The exposure of ClimateGate and the impending failure of the Copenhagen climate summit have the global warming community on the ropes. And to add insult to their injury, Sen. James Inhofe, R-Okla., has taken his one-man truth squad to Copenhagen, to continue to underscore just how absurd the idea of anthropogenic global warming is.
That has drawn the ire of the left, which knows it's losing momentum here and abroad as the Copenhagen summit is nearing the end. And that has enticed two prominent left-wing heroes, MSNBC "Countdown" host Keith Olbermann and Comedy Central's "The Daily Show" host Jon Stewart to taking on Inhofe.
On Olbermann's Dec. 14 broadcast, he awarded Inhofe the second-place prize in his "Worst Persons in the World" segment, based on Inhofe disputing the so-called "warmest decade on record" talking point that is a favorite of global warming alarmists and is based on narrowly interpreted climate data.
"The silver to Sen. James Inhofe, the senator from the oil business," Olbermann said. "When even Fox ‘Noise' has to break it to you that the World Meteorological Organization has found this decade as the warmest on record, you would know you were in trouble. Not the ‘Hofer.' ‘It means very little because that was based on the same flawed science, the IPC[C] science that we've been looking at.'"
And this ClimateGate stuff - it's much ado about nothing in Olbermann's mind. Based on his narrow account of the scandal, global warming is going to be a pressing issue no matter what the circumstances or evidence to the contrary.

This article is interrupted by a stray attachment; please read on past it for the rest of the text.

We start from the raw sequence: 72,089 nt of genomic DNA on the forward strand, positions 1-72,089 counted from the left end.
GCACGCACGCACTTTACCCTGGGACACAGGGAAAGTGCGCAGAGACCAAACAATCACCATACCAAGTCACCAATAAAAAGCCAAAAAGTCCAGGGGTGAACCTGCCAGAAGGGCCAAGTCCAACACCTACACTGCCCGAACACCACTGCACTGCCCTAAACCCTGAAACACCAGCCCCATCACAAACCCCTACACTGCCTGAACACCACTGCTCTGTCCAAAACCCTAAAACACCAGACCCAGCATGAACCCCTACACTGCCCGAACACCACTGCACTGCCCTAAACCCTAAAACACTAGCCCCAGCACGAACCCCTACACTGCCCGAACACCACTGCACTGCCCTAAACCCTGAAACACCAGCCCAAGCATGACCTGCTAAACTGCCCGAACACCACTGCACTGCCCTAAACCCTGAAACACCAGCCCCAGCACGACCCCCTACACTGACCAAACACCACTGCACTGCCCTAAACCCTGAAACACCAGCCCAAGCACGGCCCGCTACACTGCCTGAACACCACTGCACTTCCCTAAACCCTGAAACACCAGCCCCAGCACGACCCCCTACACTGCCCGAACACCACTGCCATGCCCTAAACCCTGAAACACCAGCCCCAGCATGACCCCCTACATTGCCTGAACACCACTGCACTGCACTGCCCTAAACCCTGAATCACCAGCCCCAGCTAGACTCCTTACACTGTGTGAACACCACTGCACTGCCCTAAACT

"What he means by that is the stolen e-mails he's been looking at," Olbermann said. "More bad news on that front for the ‘Hofer.' The Associated Press had five reporters and seven scientists, including experts on the ethics of research, analyze the 1 million words in the 1,073 hacked e-mails that supposedly constitute ClimateGate. They concluded that they stonewalled skeptics and discussed hiding data, but the messages don't support claims that the science of global warming was faked."
If Olbermann had actually gone to the original Associated Press article, instead of relying on some left-wing interpretation of the article, he would see that the AP found some problems with the practices at the University of East Anglia, "an influential source of climate science."
"One of the most disturbing elements suggests an effort to avoid sharing scientific data with critics skeptical of global warming. It is not clear if any data was destroyed; two U.S. researchers denied it," Seth Borenstein, Raphael Satter and Malcolm Ritter wrote for the AP on Dec. 12. "The e-mails show that several mainstream scientists repeatedly suggested keeping their research materials away from opponents who sought it under American and British public records law. It raises a science ethics question because free access to data is important so others can repeat experiments as part of the scientific method. The University of East Anglia is investigating the blocking of information requests."
But despite those criticisms and questions about Borenstein's cozy association with the global warming alarmism community, where there is documented proof he showed his hand to one side before the other, Olbermann had the gall to make a whopper of a claim about the AP.